This is the second part of our Cuban Adventures that I wrote and am submitting to a sailing magazine to see if they will publish it. Fingers crossed!
As the sun rose the second morning we were chugging along the southeastern part of Cuba. We passed Guantanamo Bay in the dark and had a US Coast Guard cutter, with all lights out except for the navigation lights, pass us going the opposite direction. There was less than a quarter mile between us and they were radio silent until they were well away from us 5-10 minutes later. It was a bit eerie and is about as close as I want to get to that particular bay, if you know what I mean.
Just after lunch we arrived at the entrance to Santiago de Cuba and I was amazed how the natural, narrow entrance cut through the cliffs and hills to open up into a gigantic bay (I found out most of the bays in Cuba are like this). Almost 400 years ago the Spanish built Castillo de San Pedro de la Roca on the eastern side of the entrance going from water level to the top of the cliffs after both the French and English attacked at different times. It was impressive to look up at this fortress, which is now a World Heritage Site, as we entered the bay. Once tied up to the crumbling docks of the international marina we took care of entry requirements with the port captain, immigration, and the doctor. All in all it took an hour or two and I was amazed at how quick we were processed through. That evening we took a water taxi to Cayo Granma, in the harbor, and were taken to the roof of a local’s house where we had the most delightful dinner accompanied with music by two local musicians and we had it just to the three of us.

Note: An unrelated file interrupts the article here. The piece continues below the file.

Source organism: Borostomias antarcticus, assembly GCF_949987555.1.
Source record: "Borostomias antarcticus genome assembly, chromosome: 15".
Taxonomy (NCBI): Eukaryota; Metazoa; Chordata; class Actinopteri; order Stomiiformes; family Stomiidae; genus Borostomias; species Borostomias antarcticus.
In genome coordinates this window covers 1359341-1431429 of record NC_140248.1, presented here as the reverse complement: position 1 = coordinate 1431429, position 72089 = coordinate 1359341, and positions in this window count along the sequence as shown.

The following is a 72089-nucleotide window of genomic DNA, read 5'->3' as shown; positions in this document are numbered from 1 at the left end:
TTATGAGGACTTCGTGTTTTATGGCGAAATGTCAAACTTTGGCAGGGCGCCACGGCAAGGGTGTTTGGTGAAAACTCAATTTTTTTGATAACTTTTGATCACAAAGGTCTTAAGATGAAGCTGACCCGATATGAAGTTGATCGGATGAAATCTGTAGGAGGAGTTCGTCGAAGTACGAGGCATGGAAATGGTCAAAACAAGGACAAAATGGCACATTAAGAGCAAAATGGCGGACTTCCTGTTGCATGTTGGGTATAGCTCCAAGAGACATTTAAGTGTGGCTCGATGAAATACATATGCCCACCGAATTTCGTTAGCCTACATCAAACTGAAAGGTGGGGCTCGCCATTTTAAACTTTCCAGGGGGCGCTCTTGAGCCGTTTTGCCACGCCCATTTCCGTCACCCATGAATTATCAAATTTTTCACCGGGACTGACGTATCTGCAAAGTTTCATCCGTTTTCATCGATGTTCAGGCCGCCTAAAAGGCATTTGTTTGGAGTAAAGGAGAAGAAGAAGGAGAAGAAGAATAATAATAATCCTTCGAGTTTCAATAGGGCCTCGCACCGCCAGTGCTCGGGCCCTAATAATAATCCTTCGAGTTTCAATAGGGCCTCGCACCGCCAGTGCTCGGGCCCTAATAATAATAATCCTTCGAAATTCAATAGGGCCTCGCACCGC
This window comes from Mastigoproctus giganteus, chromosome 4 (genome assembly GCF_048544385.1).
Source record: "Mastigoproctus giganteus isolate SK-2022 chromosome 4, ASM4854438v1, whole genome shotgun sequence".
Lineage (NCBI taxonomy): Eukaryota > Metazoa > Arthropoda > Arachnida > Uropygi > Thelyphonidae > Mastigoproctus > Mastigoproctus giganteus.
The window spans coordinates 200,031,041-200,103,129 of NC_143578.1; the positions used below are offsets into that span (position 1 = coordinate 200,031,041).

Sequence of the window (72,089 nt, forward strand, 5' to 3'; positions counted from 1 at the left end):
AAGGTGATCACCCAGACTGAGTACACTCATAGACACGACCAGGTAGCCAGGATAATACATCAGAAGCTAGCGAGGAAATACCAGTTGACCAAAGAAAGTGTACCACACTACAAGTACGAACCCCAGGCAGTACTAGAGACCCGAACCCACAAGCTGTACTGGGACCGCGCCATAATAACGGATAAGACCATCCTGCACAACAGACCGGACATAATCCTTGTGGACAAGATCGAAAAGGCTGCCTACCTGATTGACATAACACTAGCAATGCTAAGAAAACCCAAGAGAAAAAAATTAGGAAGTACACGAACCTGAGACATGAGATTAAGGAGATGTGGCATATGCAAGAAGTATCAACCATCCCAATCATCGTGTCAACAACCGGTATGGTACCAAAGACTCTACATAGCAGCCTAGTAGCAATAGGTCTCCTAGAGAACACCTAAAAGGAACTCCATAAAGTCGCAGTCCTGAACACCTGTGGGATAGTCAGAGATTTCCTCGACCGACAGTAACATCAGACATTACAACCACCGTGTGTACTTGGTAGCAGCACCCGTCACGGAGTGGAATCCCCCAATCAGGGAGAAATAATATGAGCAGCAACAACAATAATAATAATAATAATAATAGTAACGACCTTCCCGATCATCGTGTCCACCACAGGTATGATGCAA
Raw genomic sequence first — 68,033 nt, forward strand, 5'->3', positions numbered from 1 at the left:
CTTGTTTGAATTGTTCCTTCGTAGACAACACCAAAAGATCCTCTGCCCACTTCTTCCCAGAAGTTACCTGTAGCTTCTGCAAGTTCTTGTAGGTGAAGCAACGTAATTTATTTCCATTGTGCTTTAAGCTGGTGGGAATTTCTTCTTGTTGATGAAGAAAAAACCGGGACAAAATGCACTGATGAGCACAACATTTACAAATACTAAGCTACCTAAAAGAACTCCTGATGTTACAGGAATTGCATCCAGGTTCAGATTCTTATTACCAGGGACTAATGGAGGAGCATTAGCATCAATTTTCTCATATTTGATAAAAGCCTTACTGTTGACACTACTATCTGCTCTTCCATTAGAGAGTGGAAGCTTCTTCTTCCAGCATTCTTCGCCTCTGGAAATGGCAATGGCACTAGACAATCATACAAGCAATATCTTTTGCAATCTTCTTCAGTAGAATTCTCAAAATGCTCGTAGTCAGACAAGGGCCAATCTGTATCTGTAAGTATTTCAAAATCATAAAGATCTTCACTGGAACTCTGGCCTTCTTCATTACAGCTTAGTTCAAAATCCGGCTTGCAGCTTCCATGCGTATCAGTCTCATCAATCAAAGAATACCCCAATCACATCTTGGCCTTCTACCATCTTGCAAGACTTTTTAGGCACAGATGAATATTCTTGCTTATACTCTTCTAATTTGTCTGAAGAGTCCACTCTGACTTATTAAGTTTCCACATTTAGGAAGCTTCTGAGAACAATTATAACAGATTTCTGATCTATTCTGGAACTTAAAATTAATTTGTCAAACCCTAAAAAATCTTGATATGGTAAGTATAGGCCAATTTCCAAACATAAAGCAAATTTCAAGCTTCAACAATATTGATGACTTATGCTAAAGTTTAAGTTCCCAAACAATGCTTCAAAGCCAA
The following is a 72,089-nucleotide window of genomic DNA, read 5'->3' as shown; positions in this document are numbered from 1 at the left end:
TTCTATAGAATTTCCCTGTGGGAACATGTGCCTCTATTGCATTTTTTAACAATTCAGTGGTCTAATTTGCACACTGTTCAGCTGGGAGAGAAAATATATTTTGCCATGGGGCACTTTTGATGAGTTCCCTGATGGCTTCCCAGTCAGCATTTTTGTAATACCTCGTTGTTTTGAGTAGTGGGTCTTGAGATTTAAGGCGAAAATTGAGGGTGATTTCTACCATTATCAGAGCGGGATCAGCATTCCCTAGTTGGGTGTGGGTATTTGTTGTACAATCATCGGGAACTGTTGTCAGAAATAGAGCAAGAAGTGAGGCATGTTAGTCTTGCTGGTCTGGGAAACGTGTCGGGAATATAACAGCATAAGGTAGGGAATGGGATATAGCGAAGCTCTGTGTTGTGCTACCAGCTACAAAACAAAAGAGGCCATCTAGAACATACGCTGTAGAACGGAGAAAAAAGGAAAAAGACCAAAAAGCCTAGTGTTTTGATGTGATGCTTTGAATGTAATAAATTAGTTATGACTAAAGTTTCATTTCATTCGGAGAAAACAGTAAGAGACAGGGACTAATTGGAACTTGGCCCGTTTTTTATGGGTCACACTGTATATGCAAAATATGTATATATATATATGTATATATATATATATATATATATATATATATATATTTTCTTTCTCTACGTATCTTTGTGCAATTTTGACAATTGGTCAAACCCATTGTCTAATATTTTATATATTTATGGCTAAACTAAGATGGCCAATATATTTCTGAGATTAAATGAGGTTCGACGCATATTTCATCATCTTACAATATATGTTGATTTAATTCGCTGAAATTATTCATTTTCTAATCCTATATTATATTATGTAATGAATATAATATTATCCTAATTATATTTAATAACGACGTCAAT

The next morning we were about to head out and catch a bus or taxi into town, five miles away, when my cousin said officials were heading down the dock. I came up thinking it was just the port captain giving us more information. Oh no, no, no, was I wrong. Apparently the officials we saw yesterday were just a preview. There must have been 8-12 various officials and dogs walking down the dock to talk to and inspect Guiding Light and three other boats that came in during the night. When I say inspect the vessel, I mean INSPECT the vessel. They had the dog up on the counter, in the cabinets, and on the beds. They were lifting up floorboards and in various holds while another customs agent went through Lily’s panties….one by one. After over three hours we were told we were NOW cleared to leave the marina and into town. Now, that is more like what I expected communist bureaucracy to be like!
Story continues tomorrow!